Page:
How DirectTrust helps manage security and interoperability
We define interoperability as the ability to exchange clinical information in a secure and timely manner to improve care delivery. There are many organizations that collaborate to stitch the infrastructure together in order to make interoperability possible. Many providers use some of these key technologies but have little to zero knowledge on how they’re operating and more importantly, their security.
In an effort to find out more about one of these organizations, Navin Gupta, Senior Vice President of the Home and Hospice Division for MatrixCare, recently sat down with Scott Stuewe, President and CEO of DirectTrust. They discussed the balance between security, interoperability, and the challenges of establishing trust between providers who share information electronically. Here’s a recap of their conversation.
Developing standards and rules for exchanging patient data
When you’re responsible for patient data, it’s critical to maintain security while exchanging information electronically. Knowing who to trust and collaborate with can be difficult which is why DirectTrust was created. They aim to serve the healthcare community by identifying and deploying rules that organizations within their interoperability network must abide by. These rules were built initially in collaboration with the U.S. Department of Health and Human Services and the ONC which began in 2011. To this day, they continue to iterate and create regulations as needed in order to create a safe and secure environment for the providers they collaborate with. This makes it easy for providers to know who to trust when choosing a new vendor or partner.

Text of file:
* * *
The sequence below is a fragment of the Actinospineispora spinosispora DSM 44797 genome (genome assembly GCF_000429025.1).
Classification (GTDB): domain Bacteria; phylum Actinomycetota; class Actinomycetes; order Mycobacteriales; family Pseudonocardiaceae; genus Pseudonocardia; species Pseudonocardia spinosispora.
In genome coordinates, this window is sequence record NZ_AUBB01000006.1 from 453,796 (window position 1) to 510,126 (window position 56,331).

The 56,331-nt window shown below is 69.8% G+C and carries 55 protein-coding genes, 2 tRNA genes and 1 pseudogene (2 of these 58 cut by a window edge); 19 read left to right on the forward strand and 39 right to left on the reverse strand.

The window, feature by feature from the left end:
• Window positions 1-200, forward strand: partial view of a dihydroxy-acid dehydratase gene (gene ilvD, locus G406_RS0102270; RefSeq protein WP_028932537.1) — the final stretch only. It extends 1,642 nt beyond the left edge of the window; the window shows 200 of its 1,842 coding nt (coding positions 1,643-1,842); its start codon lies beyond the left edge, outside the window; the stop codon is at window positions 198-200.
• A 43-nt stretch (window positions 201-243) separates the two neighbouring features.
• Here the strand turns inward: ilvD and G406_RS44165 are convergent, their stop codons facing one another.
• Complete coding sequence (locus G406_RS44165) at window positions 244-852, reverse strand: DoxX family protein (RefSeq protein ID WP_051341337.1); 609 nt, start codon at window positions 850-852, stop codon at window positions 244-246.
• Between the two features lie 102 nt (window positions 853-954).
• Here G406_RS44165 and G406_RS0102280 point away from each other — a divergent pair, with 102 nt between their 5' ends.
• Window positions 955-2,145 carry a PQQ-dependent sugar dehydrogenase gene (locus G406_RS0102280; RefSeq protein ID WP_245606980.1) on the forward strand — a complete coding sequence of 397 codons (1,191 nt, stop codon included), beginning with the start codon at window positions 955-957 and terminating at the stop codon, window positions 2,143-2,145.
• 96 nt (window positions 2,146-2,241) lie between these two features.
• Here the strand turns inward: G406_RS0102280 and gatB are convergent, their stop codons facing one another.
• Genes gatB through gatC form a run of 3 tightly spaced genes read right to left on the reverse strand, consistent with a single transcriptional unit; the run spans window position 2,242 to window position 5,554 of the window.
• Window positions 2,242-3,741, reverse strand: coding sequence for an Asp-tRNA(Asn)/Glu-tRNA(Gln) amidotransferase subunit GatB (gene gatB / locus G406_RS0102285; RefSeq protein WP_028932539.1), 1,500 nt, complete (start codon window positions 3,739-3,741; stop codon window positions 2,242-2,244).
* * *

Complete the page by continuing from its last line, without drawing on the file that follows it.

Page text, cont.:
What makes DirectTrust different?
DirectTrust is unique in that they can deliver a package of several documents all at once as opposed to individually – which helps expedite the process and save staff time. Not only can users select from a set of standardized documents that might come out of an electronic health record system, but they can also drop in a variety of documents that might be of interest to a downstream provider.
Once the COVID-19 pandemic hit, people became accustomed to using a variety of platforms like Zoom, GoToMeeting, and Microsoft Teams for managing meetings. These platforms aren’t designed for healthcare professionals nor should they be used for telehealth visits. DirectTrust is working to develop secure instant messaging that integrates into electronic health record systems across the post-acute care space.
Their goal is to one day provide secure communications, verified down to the individual, and host virtual meetings between providers all directly within the EHR. Without having to leave their workflow, this would help providers increase efficiency and productivity so they can focus on what matters most: their patients.